In novels by Caribbean women writers, illness is often a rite of passage, a turning point in the protagonist’s life, and the central structuring device of the novel. Illness as metaphor can be used to interrogate power structures and unmask injustice. According to Michel Foucault, the highest duty of the intellectual ‘is to criticize the working of institutions’ in order to unmask the political violence that operates obscurely through them ‘so that one can fight them’ (qtd in Rabinow, 6). Illness facilitates this process by forcing characters to tap their inner reservoirs of strength and creative expression through the recovery of their personal past and their cultural history.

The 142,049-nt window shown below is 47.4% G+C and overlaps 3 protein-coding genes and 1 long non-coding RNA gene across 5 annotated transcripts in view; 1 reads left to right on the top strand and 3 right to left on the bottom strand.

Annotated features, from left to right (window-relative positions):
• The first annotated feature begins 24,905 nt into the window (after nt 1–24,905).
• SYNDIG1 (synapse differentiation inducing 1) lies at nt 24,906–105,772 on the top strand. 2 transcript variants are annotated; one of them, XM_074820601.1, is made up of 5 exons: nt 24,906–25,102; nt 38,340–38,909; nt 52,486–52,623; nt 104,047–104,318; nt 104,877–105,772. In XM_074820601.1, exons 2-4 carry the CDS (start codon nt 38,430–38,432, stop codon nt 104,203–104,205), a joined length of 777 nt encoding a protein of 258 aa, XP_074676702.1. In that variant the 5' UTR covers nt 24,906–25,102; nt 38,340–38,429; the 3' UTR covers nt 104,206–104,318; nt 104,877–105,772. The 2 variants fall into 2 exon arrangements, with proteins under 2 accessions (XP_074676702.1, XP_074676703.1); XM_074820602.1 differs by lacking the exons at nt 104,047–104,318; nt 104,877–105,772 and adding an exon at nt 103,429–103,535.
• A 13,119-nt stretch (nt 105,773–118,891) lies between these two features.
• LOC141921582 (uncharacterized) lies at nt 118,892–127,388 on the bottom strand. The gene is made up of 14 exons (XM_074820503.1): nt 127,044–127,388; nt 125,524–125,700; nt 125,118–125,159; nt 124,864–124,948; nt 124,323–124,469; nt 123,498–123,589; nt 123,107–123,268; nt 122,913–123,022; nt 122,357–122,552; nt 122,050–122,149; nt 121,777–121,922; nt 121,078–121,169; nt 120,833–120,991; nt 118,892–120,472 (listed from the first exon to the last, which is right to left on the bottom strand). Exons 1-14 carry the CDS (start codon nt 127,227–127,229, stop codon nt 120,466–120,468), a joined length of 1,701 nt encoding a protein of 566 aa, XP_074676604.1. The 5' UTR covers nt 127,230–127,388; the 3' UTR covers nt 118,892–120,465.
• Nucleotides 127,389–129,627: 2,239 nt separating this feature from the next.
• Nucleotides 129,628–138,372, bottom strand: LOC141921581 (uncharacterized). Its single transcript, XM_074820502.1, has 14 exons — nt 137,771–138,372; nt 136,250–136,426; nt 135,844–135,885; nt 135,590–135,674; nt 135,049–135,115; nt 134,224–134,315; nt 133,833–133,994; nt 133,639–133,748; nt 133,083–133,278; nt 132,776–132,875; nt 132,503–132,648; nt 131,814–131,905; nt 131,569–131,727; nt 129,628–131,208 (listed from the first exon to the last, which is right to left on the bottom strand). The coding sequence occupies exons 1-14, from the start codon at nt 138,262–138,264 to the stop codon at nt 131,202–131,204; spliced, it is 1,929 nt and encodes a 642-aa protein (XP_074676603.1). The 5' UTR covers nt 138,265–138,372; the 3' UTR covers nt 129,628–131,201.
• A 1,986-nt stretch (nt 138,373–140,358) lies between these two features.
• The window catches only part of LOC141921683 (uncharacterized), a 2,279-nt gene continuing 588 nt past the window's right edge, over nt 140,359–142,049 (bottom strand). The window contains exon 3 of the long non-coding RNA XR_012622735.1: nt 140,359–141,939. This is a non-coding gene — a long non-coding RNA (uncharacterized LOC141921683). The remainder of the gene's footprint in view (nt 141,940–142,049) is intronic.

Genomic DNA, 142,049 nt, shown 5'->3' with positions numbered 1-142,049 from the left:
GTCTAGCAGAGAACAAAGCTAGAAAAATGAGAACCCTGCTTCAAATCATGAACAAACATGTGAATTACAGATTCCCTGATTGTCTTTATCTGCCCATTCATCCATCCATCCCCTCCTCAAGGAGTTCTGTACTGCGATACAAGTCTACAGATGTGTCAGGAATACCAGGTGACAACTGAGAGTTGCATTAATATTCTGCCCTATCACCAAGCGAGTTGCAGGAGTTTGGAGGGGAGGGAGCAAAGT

Wilson, Lucy, Illness and Insight: Virginia Woolf and Caribbean Women Writers vs. Western Medicine, Kunapipi, 31(2), 2009.